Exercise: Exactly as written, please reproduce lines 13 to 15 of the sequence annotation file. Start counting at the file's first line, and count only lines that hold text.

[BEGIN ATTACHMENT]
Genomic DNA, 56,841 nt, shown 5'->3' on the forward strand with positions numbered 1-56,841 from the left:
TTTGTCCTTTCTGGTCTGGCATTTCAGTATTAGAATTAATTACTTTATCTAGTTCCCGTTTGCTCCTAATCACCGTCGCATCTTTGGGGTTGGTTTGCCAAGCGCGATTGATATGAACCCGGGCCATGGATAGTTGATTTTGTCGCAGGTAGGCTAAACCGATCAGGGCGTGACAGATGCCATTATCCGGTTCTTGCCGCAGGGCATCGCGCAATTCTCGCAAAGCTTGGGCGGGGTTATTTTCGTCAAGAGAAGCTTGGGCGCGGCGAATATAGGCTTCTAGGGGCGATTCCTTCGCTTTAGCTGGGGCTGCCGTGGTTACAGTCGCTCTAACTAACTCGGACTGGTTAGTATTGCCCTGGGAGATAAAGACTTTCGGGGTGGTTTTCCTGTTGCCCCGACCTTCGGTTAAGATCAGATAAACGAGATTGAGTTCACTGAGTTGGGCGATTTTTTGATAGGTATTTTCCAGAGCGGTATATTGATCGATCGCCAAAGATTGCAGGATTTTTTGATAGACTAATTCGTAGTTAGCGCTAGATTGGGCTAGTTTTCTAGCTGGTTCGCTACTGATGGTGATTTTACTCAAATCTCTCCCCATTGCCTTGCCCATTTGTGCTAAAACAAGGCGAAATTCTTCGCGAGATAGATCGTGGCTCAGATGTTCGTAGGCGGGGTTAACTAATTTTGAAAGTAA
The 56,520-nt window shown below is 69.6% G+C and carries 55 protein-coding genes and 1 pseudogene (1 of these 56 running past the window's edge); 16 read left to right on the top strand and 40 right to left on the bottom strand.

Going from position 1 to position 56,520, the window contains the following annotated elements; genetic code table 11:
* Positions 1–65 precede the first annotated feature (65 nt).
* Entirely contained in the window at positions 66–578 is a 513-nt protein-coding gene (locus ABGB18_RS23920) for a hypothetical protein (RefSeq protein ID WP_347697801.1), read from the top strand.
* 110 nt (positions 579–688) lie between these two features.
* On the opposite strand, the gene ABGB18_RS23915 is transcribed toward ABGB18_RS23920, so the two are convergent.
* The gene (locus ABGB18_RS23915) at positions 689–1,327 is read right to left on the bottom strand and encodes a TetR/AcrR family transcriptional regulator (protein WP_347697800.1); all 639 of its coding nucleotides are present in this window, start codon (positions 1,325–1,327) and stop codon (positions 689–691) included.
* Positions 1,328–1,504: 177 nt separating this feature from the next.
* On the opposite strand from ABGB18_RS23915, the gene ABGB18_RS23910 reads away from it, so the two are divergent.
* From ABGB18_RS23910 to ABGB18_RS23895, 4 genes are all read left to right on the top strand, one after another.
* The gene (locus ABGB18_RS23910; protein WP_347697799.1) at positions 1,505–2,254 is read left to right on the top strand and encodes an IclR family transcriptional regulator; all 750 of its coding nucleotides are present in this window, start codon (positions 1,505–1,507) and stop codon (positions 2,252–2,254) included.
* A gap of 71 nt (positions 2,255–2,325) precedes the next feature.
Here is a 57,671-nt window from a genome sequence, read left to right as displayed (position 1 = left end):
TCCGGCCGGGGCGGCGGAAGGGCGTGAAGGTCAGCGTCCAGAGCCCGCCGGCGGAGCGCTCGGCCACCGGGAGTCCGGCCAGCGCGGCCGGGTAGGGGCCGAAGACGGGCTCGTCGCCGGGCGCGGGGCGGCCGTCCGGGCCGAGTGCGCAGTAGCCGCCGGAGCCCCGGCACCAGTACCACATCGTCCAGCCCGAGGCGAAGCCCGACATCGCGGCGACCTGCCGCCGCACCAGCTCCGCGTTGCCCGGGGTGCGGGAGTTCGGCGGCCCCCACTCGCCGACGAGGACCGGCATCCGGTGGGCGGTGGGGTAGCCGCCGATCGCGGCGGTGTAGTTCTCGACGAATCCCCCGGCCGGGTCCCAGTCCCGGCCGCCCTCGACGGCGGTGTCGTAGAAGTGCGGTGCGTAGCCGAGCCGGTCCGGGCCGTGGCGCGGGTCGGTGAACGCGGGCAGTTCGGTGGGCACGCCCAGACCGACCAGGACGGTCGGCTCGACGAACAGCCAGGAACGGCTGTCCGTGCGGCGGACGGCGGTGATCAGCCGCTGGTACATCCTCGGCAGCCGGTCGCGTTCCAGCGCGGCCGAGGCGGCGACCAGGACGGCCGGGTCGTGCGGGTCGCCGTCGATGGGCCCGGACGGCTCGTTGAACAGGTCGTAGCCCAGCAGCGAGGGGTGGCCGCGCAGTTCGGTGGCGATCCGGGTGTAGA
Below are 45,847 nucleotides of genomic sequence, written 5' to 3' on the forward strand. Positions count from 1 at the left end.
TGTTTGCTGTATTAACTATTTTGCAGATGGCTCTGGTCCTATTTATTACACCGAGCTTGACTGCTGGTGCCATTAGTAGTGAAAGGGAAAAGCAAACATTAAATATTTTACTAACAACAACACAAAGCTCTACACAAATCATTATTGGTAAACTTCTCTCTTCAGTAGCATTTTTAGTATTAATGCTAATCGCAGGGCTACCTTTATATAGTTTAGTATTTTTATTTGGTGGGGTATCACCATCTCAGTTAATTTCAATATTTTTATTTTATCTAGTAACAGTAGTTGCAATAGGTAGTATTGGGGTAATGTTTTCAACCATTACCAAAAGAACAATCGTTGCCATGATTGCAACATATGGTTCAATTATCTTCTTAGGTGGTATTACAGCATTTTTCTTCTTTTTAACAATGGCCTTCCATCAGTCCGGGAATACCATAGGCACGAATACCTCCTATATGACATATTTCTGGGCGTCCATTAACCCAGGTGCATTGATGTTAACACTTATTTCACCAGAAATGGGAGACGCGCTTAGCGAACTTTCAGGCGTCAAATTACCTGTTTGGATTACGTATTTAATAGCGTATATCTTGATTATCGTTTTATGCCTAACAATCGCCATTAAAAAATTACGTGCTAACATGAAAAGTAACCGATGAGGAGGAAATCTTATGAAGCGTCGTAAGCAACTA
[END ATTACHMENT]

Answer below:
* The gene (locus ABGB18_RS23910; protein WP_347697799.1) at positions 1,505–2,254 is read left to right on the top strand and encodes an IclR family transcriptional regulator; all 750 of its coding nucleotides are present in this window, start codon (positions 1,505–1,507) and stop codon (positions 2,252–2,254) included.
* A gap of 71 nt (positions 2,255–2,325) precedes the next feature.
Here is a 57,671-nt window from a genome sequence, read left to right as displayed (position 1 = left end):